Braun said she hopes town officials post progress reports on the dredging project on the town's website, and Tetreau said that is likely. "Certainly anything significant will get posted on the town website, as well as would be distributed to each of the three commissions," he said, referring to the Shellfish, Harbor Management and Conservation commissions. He said those boards also would likely discuss the progress of the dredging project at their public meetings and that FairPLAN is on the distribution list for reports.

Tetreau said he also looks forward to the now-vacant Exide property generating more tax revenue once a mixed-use development is built on it following the cleanup. He said the property, which is just west of downtown, is the second-largest vacant commercial property in town (the Metro Center site on lower Black Rock Turnpike is the largest).

"We've got developers ready to go on that," Tetreau said of the Exide site. "It's been kind of a blot on the Post Road for as long as I can remember, since Exide shut down."

"It will be so much nicer to have a building there that fits and is representative of downtown Fairfield," Tetreau said. He said the town has "streetscape projects" under way along the Post Road past the Exide property, stretching from its intersection with Carter Henry Drive to its intersection with Sasco Hill Road that include sidewalks and landscaping.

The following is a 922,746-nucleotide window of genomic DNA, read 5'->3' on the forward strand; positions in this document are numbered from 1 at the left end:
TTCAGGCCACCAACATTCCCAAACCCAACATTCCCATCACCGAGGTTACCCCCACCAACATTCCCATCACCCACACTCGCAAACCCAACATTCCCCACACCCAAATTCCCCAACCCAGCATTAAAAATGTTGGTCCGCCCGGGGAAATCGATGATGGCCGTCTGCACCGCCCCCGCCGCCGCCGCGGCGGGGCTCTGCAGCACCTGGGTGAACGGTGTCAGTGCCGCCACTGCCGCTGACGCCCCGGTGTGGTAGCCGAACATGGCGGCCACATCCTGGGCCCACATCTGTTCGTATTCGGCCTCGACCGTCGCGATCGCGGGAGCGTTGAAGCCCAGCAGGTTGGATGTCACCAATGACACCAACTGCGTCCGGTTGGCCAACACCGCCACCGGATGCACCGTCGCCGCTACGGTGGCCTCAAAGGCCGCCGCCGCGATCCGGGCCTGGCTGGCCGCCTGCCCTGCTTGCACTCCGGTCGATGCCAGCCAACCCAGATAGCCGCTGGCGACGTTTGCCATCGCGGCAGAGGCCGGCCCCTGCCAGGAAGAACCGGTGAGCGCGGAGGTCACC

Exide closed its battery plant in 1981, and its vacant factory stood on the site for about 25 years until it was demolished and lead-contaminated soil was removed. The land cleanup was done to residential standards.

"It's taken a lot of years and a lot of work by a lot of people to get to this point," Tetreau said, adding that Mill River is "one of the iconic features of our town and important to all of us."

"Our two guidelines are still the same -- we want the ... river cleaned up as soon as possible, but we want the river to be more live and higher quality once it's done than today," Tetreau said.

Exide isn't required to repopulate the bottom of the river with sediment or shellfish, but DEEP officials believe that process will happen naturally over time.